About half of new mental health nurses intend to keep working in the mental health and addiction for at least another ten years, according to a recent survey.
Nearly 40 of the 144 new graduates funded in 2011 to complete the New Entry to Specialist Mental Health nursing programme (NESP) took part in the survey.
Skills Matter, the training-arm of mental health workforce agency Te Pou, carried out the survey of students taking part in its Ministry of Health funded programmes. Last year, about 260 full-time equivalent nurses in all were funded to carry out postgraduate mental health and addiction training, and of these, 73 nurses responded to the survey. The majority (38) were from the NESP programme, 22 were taking part in clinical leadership programmes, and 13 attended other programmes.
Nearly half of the new graduate programme students indicated they intended to work in the mental health and addiction sector for at least another ten years and 32 per cent didn’t know. About 75 per cent of the surveyed new graduates had either joined the government’s voluntary bonding scheme or were interested in the scheme.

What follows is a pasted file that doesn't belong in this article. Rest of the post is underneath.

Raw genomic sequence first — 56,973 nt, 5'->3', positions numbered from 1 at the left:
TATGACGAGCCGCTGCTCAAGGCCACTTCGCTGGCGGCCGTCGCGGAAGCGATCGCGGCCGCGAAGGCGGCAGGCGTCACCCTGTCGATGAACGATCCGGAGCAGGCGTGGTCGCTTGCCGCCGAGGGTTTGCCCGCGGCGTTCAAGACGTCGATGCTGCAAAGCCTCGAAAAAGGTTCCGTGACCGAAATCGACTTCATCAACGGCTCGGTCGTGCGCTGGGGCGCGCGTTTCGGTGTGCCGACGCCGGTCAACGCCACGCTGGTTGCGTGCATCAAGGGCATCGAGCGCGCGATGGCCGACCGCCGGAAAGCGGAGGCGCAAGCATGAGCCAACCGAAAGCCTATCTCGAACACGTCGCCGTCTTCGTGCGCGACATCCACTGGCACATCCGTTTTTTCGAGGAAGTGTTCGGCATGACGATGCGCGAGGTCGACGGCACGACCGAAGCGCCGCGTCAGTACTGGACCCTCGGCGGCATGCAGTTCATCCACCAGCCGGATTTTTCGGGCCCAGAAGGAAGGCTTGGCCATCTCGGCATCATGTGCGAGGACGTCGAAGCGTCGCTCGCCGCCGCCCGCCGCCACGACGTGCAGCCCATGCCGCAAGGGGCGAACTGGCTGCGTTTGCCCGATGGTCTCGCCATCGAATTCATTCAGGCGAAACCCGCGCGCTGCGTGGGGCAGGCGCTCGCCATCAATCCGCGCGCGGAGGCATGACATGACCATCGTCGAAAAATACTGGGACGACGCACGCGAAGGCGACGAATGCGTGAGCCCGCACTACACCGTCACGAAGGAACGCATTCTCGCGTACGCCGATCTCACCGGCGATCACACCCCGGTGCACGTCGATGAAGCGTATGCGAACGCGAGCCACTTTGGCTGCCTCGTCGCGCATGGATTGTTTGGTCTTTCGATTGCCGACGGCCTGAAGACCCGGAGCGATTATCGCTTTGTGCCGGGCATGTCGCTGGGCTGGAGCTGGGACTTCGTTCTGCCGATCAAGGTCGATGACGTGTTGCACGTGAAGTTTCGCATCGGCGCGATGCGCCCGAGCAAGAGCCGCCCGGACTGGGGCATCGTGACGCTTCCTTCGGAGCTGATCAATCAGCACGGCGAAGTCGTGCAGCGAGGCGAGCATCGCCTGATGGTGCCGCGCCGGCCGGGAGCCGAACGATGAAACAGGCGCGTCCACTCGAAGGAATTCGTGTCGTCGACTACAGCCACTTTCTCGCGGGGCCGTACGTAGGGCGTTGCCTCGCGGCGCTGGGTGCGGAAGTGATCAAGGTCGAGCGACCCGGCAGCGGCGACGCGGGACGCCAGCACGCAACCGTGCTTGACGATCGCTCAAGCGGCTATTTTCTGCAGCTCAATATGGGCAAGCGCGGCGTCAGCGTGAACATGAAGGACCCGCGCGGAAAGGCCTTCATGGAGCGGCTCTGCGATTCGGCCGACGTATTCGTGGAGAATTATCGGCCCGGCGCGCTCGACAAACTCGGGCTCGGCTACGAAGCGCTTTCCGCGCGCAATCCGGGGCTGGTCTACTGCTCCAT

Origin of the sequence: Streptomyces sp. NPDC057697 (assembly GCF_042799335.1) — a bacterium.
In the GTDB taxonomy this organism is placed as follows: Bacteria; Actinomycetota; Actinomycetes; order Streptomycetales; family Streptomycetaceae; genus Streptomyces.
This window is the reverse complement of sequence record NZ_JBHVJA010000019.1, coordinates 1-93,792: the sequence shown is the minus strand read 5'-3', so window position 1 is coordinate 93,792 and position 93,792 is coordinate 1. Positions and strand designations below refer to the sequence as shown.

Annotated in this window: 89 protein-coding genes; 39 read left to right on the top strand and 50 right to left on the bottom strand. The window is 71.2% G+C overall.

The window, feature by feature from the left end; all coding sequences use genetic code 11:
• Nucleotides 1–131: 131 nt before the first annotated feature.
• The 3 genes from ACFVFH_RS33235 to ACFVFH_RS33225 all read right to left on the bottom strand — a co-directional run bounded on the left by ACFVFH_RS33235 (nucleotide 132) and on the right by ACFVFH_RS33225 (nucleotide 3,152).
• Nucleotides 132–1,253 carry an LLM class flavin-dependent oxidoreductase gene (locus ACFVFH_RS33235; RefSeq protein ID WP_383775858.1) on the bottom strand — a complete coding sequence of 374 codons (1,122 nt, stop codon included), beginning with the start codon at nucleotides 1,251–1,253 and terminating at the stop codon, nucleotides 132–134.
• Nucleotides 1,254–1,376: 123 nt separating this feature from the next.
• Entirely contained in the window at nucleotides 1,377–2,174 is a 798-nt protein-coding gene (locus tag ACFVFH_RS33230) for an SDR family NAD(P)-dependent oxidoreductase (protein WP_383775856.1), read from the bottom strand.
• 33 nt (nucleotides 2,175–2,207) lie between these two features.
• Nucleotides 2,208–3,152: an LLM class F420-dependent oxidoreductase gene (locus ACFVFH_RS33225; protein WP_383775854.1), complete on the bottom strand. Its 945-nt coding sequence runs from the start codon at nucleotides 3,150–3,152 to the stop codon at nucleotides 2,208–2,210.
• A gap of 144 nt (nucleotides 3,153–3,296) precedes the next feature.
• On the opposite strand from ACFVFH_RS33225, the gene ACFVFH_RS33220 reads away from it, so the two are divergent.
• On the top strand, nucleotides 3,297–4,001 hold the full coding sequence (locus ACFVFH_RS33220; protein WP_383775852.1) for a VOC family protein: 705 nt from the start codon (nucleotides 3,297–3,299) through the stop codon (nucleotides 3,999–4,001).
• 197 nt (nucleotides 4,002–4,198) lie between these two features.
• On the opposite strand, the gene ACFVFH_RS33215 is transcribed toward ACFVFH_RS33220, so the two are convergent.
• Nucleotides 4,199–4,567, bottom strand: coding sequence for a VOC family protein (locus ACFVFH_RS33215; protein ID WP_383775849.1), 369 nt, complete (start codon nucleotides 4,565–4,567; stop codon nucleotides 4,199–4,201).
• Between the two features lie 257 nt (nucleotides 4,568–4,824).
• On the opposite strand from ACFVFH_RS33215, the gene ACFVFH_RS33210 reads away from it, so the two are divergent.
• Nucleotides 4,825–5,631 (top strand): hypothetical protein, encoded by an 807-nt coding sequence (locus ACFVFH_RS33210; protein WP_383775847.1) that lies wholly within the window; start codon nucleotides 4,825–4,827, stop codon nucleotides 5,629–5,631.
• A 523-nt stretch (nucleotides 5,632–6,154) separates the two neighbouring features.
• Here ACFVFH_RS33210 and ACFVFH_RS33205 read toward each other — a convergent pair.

The nurses who completed the clinical leadership programme were the most committed to the sector, with nearly 75 per cent indicating they intended staying in the sector for at least another decade.
The survey respondents were largely positive about their courses with 80–85 per cent reporting they were ‘overall satisfied’ with their course, would recommend their course to others, and thought their course content was relevant.
The nurses also reported they felt well supported during the course, particularly from preceptors, their organisations, and their colleagues. Other key factors identified as helping complete courses were family support and individual determination.